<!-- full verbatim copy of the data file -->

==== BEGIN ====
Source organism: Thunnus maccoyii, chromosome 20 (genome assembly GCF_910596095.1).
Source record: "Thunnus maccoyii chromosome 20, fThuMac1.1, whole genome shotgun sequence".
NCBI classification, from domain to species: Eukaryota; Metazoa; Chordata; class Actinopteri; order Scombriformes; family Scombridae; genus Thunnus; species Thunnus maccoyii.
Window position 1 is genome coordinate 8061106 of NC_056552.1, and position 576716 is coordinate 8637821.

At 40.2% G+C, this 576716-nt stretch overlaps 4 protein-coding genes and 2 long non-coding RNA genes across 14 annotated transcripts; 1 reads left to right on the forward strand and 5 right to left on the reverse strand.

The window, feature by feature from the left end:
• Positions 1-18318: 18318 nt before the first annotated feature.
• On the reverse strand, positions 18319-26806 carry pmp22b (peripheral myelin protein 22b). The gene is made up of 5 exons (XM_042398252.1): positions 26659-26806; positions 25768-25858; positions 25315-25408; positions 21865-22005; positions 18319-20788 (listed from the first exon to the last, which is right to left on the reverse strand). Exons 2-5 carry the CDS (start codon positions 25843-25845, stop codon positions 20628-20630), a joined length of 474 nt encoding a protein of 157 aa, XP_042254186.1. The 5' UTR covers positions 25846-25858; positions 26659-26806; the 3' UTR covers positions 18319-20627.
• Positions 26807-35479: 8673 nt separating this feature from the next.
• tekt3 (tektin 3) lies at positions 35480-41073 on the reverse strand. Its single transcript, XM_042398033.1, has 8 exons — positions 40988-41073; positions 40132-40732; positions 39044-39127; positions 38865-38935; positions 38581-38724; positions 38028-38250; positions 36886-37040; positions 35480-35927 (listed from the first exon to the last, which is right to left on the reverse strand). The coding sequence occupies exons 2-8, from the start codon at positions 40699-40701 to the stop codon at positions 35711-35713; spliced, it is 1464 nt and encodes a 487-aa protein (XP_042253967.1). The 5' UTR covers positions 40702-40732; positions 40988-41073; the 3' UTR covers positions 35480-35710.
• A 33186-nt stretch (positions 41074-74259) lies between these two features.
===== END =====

Source organism: Thunnus maccoyii, chromosome 20 (genome assembly GCF_910596095.1).
Source record: "Thunnus maccoyii chromosome 20, fThuMac1.1, whole genome shotgun sequence".
NCBI classification, from domain to species: Eukaryota; Metazoa; Chordata; class Actinopteri; order Scombriformes; family Scombridae; genus Thunnus; species Thunnus maccoyii.
Window position 1 is genome coordinate 8061106 of NC_056552.1, and position 576716 is coordinate 8637821.

At 40.2% G+C, this 576716-nt stretch overlaps 4 protein-coding genes and 2 long non-coding RNA genes across 14 annotated transcripts; 1 reads left to right on the forward strand and 5 right to left on the reverse strand.

The window, feature by feature from the left end:
• Positions 1-18318: 18318 nt before the first annotated feature.
• On the reverse strand, positions 18319-26806 carry pmp22b (peripheral myelin protein 22b). The gene is made up of 5 exons (XM_042398252.1): positions 26659-26806; positions 25768-25858; positions 25315-25408; positions 21865-22005; positions 18319-20788 (listed from the first exon to the last, which is right to left on the reverse strand). Exons 2-5 carry the CDS (start codon positions 25843-25845, stop codon positions 20628-20630), a joined length of 474 nt encoding a protein of 157 aa, XP_042254186.1. The 5' UTR covers positions 25846-25858; positions 26659-26806; the 3' UTR covers positions 18319-20627.
• Positions 26807-35479: 8673 nt separating this feature from the next.
• tekt3 (tektin 3) lies at positions 35480-41073 on the reverse strand. Its single transcript, XM_042398033.1, has 8 exons — positions 40988-41073; positions 40132-40732; positions 39044-39127; positions 38865-38935; positions 38581-38724; positions 38028-38250; positions 36886-37040; positions 35480-35927 (listed from the first exon to the last, which is right to left on the reverse strand). The coding sequence occupies exons 2-8, from the start codon at positions 40699-40701 to the stop codon at positions 35711-35713; spliced, it is 1464 nt and encodes a 487-aa protein (XP_042253967.1). The 5' UTR covers positions 40702-40732; positions 40988-41073; the 3' UTR covers positions 35480-35710.
• A 33186-nt stretch (positions 41074-74259) lies between these two features.